Habitat and predators

The physical environment that a hyena lives in plays a significant role in limiting or promoting its life expectancy. Shelter from the elements, places to hide, terrain, and the number of similar animals and predators contribute to stress levels and how likely the hyena is to die earlier.

The type of large predators present and their population size influence hyena populations and life expectancy.

E.g., Hyenas in areas with more lions usually have lower life expectancies than those living in areas without lions.

Brown hyenas have a limited habitat range increasing pressure on the animals, while striped hyenas have immense ranges, providing them with “enough space.”

striped hyena walking


Female hyenas generally live longer than males (depending on the species).

As they have less support in social groups, male hyenas tend to be on the fringes of groups more frequently (specifically spotted hyenas).

The Brown, striped hyenas, and aardwolves are male-dominated. 

To be dominant usually means you need to win/fight for it. Dominate animals rarely reach old age as they become injured in fights. 

Genetics, disease, and injury

A hyena’s genetics dictate many crucial variables. With good genetics, an older animal is better supported and healthy, while poor genetics result in an earlier death.

Poor genetics, a lackluster diet, and stress increase the disease risk. Competition between animals of the same and other species for resources often results in injuries. These factors usually reduce a hyena’s life expectancy. 

The idea behind natural selection relates to an animal’s genetics. Those with superior genetics can survive whatever “life” throws at them (disease, predation, competition, etc.), and, through this hardship, they still produce fertile offspring who continue to survive and reproduce.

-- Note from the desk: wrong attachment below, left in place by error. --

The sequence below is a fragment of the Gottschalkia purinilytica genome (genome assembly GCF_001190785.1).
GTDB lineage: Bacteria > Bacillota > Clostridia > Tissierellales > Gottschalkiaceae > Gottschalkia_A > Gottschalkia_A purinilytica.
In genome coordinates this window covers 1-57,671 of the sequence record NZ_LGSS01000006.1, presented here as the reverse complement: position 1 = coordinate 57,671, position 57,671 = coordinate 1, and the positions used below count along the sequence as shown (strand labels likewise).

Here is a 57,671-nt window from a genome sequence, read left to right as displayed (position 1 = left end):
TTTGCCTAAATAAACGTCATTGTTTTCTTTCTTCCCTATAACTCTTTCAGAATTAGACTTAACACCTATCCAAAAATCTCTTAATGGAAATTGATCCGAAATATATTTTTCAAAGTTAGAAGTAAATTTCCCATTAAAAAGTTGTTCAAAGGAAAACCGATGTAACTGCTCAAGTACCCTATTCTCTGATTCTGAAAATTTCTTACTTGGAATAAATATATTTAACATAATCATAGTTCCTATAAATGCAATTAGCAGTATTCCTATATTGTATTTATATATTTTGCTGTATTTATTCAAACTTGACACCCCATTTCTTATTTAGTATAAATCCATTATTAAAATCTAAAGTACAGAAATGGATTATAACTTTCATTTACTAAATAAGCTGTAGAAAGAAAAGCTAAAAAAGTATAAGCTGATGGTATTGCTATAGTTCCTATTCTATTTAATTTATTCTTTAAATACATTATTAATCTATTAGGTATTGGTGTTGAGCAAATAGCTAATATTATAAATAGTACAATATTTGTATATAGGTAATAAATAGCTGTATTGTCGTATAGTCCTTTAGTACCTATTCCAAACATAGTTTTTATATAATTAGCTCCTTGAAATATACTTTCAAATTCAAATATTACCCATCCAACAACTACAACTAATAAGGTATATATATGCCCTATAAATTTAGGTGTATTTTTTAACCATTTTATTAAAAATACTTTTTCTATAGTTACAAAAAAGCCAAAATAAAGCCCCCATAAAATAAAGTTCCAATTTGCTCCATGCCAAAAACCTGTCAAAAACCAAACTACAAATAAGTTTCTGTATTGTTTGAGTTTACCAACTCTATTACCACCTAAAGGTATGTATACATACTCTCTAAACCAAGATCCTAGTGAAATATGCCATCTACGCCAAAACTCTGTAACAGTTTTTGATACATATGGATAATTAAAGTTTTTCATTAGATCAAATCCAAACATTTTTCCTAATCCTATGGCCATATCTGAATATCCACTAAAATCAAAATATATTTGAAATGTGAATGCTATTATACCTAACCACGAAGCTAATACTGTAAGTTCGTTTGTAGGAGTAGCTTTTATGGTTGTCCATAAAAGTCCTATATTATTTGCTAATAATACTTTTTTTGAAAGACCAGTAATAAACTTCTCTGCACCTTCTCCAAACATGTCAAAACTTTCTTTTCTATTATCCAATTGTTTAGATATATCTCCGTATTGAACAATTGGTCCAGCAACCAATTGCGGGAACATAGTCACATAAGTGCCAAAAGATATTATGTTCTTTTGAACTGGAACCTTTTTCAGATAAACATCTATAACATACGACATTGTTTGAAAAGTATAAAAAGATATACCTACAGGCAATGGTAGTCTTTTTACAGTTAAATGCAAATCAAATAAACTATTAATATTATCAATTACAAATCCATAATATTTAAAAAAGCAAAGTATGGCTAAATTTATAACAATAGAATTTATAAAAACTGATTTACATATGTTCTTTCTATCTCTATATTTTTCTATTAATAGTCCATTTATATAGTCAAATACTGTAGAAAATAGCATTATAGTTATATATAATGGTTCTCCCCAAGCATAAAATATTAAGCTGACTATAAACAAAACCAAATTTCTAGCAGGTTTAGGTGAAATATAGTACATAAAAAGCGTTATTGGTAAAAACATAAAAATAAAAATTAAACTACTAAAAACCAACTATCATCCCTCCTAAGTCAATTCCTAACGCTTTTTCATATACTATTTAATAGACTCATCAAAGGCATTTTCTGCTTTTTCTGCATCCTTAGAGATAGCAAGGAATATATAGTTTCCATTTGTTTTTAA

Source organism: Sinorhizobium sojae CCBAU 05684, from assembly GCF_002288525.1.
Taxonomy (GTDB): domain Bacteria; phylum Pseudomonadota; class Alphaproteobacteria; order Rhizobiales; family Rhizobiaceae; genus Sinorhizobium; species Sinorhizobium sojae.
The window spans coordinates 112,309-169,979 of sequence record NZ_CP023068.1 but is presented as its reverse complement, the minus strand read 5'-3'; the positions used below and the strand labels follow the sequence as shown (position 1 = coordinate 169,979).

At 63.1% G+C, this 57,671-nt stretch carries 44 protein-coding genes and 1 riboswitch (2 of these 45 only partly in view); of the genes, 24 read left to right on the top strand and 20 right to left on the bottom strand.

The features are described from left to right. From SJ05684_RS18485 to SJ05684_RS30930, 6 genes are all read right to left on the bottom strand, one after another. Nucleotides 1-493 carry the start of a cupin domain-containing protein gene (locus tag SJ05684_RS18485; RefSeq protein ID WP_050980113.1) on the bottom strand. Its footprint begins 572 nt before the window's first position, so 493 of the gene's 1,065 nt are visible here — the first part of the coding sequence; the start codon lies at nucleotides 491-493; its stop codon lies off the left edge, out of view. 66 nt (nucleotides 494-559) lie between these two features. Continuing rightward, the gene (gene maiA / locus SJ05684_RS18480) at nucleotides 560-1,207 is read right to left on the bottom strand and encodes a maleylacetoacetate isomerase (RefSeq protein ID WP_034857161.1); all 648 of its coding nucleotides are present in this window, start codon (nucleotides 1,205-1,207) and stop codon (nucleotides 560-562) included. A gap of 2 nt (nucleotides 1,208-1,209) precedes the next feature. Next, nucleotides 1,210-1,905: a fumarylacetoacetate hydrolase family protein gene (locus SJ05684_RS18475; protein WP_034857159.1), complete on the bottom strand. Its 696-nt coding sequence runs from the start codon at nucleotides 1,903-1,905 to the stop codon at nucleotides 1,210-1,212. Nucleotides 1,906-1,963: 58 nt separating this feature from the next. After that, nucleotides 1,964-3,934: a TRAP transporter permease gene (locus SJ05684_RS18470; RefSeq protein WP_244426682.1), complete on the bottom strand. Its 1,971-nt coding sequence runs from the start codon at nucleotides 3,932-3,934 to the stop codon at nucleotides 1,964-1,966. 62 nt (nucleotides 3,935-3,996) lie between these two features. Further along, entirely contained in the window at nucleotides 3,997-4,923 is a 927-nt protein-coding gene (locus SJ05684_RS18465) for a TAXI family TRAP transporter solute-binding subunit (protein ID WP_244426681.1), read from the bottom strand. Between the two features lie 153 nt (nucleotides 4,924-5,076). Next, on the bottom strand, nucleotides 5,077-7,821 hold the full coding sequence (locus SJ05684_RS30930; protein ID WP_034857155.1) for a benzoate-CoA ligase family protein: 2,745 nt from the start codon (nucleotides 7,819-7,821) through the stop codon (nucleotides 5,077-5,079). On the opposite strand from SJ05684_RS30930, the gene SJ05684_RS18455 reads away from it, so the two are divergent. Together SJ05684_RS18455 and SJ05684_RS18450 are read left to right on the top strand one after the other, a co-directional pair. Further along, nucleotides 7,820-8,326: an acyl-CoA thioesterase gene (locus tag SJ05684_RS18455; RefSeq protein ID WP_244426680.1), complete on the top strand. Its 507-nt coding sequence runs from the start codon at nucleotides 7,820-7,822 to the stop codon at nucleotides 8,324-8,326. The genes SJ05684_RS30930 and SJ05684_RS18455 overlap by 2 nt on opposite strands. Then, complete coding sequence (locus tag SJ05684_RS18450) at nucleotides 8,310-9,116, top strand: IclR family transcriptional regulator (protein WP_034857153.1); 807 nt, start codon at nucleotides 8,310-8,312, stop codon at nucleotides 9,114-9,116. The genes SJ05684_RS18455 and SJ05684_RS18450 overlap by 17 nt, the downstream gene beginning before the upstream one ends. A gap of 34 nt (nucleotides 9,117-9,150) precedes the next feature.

So why don’t all animals live for 100 years? Although natural selection favors the strongest genes moving forward, factors like predation and competition remove even the top contenders. 

The advantage of a captive life

Captive animals (those who adjust to captive life) have significant advantages over their wild brethren. Often animals born in the wild and brought into captivity (for rehabilitation, research, breeding programs, or education) might not live as long as an individual born into captivity.

Wild-turned-captive animals may struggle to adjust to the stress of being close to humans.

However, those captive animals that live longer do so because their needs are met and protected/removed from population-regulating factors.

Disease, predation, and death from injuries are critical in managing healthy populations, ensuring that the strongest genes continue. If hyenas overpopulate an area, they could start to have detrimental effects on other animals present.

Common causes of death in hyenas

Hyenas have a strong immune system and don’t frequently die from diseases. However, in 1993 and 1994, a severe pandemic of canine distemper virus killed many young hyenas in Serengeti National Park.

Injuries are the most significant cause of hyena deaths. Many hyenas die from injuries either from other hyenas or from lions.

Humans are another significant limiting factor in hyena longevity. Many farmers prefer not to have hyenas around their properties. They’ll often set traps or put out poison to remove the threats.

Poaching is another cause for concern. Illegal hunting removes otherwise healthy individuals from the population.

Final thoughts on how long hyenas live

The four types of hyenas have an average lifespan of between 10 and 12 years in the wild, while captive animals live to around 20 years.

Although some hyenas may live longer, this is rare.

Several factors influence a hyena’s life expectancy, including its environment, social standing, and genetics.

Most hyenas die due to internal fighting and predation.